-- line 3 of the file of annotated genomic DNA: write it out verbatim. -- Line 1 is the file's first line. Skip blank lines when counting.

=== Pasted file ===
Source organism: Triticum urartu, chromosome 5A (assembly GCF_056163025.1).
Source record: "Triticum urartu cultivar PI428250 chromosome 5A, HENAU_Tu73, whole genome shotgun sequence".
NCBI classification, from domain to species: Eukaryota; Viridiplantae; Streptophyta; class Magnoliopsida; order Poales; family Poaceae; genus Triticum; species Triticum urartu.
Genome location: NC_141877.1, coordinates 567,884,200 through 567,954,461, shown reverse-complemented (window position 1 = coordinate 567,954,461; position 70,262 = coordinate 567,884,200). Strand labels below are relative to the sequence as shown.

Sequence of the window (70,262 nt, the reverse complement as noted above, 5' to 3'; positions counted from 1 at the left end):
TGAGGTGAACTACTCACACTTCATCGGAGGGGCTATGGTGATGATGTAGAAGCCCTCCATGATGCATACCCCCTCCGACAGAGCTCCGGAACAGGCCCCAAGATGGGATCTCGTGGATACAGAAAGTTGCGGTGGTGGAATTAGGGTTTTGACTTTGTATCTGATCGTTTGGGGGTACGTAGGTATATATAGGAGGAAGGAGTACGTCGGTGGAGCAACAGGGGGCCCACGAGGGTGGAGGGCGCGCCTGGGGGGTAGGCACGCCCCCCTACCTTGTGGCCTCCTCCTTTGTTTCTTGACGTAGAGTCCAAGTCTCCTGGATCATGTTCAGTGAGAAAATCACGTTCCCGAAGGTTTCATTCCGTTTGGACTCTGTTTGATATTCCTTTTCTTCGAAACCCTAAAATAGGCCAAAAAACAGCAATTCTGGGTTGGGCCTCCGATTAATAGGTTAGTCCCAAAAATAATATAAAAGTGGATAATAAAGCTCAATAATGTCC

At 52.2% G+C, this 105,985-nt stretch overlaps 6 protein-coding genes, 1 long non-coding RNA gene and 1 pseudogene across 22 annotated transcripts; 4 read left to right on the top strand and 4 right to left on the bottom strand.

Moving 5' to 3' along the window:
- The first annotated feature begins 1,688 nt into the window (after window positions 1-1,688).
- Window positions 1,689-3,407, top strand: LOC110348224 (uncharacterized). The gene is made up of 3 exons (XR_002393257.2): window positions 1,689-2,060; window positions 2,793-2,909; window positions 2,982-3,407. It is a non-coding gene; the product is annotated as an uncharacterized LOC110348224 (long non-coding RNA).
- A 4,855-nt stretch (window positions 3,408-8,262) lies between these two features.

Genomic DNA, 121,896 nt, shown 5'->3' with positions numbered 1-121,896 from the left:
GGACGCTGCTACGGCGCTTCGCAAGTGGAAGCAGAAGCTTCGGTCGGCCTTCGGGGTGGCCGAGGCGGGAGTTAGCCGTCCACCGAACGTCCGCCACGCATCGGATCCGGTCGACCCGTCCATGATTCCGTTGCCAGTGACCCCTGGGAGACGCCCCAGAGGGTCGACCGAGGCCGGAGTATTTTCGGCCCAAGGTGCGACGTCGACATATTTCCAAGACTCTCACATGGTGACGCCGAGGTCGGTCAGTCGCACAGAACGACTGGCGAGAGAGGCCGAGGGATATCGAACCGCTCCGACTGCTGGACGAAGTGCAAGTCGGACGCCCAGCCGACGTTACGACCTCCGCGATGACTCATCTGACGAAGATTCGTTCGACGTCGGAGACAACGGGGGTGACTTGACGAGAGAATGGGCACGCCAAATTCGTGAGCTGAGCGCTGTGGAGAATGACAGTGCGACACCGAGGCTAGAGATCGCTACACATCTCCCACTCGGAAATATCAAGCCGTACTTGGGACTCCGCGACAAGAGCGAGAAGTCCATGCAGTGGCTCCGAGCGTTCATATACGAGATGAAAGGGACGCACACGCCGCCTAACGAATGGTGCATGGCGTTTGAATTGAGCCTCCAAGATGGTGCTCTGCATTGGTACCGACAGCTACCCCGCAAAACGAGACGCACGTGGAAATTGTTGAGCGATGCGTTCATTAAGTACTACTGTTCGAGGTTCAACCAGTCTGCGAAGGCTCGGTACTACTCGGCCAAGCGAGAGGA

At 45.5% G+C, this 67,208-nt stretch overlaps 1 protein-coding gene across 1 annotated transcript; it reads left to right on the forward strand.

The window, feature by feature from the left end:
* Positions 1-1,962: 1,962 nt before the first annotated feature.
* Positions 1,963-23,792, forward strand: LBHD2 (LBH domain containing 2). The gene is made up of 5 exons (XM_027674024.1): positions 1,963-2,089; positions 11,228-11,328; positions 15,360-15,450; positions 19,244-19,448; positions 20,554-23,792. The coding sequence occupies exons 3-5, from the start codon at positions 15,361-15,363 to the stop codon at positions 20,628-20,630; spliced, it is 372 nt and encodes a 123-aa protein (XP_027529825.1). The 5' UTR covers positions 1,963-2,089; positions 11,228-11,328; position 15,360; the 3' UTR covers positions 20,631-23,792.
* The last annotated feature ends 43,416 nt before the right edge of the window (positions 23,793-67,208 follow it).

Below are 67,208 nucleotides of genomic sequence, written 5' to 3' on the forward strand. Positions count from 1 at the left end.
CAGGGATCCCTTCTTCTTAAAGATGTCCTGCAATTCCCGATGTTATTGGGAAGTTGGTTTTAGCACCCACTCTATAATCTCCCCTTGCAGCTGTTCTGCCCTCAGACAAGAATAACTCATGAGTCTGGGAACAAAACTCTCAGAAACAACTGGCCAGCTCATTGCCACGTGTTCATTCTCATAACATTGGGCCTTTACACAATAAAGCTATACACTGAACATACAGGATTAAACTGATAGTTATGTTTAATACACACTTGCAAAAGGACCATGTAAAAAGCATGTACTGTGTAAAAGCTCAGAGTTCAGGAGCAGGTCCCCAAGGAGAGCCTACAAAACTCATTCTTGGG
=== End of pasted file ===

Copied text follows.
NCBI classification, from domain to species: Eukaryota; Viridiplantae; Streptophyta; class Magnoliopsida; order Poales; family Poaceae; genus Triticum; species Triticum urartu.